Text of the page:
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Concept generation techniques change patterns of brain activation during engineering design

Abstract : This paper presents the results of studying the brain activations of 30 engineering students when using three different design concept generation techniques: brainstorming, morphological analysis, and TRIZ. Changes in students’ brain activation in the prefrontal cortex were measured using functional near-infrared spectroscopy. The results are based on the area under the curve analysis of oxygenated hemodynamic response as well as an assessment of functional connectivity using Pearson’s correlation to compare students’ cognitive brain activations using these three different ideation techniques. The results indicate that brainstorming and morphological analysis demand more cognitive activation across the prefrontal cortex (PFC) compared to TRIZ. The highest cognitive activation when brainstorming and using morphological analysis is in the right dorsolateral PFC (DLPFC) and ventrolateral PFC. These regions are associated with divergent thinking and ill-defined problem-solving. TRIZ produces more cognitive activation in the left DLPFC. This region is associated with convergent thinking and making judgments. Morphological analysis and TRIZ also enable greater coordination (i.e., synchronized activation) between brain regions. These findings offer new evidence that structured techniques like TRIZ reduce cognitive activation, change patterns of activation and increase coordination between regions in the brain.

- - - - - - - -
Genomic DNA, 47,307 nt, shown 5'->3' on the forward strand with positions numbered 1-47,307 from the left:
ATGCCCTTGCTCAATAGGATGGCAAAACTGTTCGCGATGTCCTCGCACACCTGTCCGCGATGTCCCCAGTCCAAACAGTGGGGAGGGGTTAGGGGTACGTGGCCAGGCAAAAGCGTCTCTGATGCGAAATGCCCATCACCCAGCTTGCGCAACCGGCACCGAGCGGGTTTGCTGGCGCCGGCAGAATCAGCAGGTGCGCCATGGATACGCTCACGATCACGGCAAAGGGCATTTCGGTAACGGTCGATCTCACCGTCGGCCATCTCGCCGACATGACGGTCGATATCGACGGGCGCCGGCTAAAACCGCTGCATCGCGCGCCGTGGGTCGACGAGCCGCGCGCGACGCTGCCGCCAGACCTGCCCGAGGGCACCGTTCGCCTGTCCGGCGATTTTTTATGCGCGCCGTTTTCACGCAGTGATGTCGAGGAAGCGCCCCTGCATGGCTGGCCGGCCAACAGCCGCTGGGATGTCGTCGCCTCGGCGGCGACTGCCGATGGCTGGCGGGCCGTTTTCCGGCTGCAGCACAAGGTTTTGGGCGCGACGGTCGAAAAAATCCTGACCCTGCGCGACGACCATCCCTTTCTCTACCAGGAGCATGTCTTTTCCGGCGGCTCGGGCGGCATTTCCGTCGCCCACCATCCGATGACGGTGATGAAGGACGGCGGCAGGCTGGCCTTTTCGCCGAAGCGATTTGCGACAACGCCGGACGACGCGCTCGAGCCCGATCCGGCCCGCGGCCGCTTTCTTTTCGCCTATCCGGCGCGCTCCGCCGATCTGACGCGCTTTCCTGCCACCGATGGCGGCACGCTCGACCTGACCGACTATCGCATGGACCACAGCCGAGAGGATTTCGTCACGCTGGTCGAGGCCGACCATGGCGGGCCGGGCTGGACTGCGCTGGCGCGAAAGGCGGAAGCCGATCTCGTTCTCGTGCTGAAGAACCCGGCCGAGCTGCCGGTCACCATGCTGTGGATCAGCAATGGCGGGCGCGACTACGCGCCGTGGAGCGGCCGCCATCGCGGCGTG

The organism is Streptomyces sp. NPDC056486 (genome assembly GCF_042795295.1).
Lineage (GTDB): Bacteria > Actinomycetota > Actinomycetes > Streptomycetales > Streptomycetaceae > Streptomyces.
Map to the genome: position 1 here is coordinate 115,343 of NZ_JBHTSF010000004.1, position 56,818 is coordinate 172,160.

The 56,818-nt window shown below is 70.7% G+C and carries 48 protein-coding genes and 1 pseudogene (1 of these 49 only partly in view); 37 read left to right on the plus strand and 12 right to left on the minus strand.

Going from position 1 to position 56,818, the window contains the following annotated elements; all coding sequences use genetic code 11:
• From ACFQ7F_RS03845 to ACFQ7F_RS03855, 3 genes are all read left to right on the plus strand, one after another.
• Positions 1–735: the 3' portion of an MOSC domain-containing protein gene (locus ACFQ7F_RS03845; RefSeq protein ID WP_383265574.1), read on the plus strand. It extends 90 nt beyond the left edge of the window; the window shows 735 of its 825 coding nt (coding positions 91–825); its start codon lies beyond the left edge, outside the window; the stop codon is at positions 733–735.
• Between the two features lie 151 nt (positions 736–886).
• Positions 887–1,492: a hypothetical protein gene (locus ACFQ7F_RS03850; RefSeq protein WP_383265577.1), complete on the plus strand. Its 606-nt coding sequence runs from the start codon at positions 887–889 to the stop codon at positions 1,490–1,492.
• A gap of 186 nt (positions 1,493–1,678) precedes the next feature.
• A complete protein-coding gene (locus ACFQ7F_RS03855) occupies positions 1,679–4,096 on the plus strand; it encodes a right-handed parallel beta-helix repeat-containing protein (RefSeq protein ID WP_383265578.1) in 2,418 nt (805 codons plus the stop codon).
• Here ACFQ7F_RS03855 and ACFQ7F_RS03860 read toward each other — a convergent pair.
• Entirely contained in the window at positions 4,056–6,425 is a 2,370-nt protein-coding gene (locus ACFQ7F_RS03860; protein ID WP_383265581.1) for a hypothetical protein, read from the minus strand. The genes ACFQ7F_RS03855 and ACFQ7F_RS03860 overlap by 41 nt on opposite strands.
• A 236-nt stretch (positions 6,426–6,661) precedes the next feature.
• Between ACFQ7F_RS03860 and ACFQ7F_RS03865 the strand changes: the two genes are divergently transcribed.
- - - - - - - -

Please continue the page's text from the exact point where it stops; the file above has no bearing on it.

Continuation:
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Contributor : Julie Milovanovic <>
Submitted on : Friday, December 4, 2020 - 9:21:38 AM
Last modification on : Friday, March 12, 2021 - 2:12:03 PM

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Tripp Shealy, John Gero, Mo Hu, Julie Milovanovic. Concept generation techniques change patterns of brain activation during engineering design. Design Science, 2020, 6, ⟨10.1017/dsj.2020.30⟩. ⟨hal-03039827⟩



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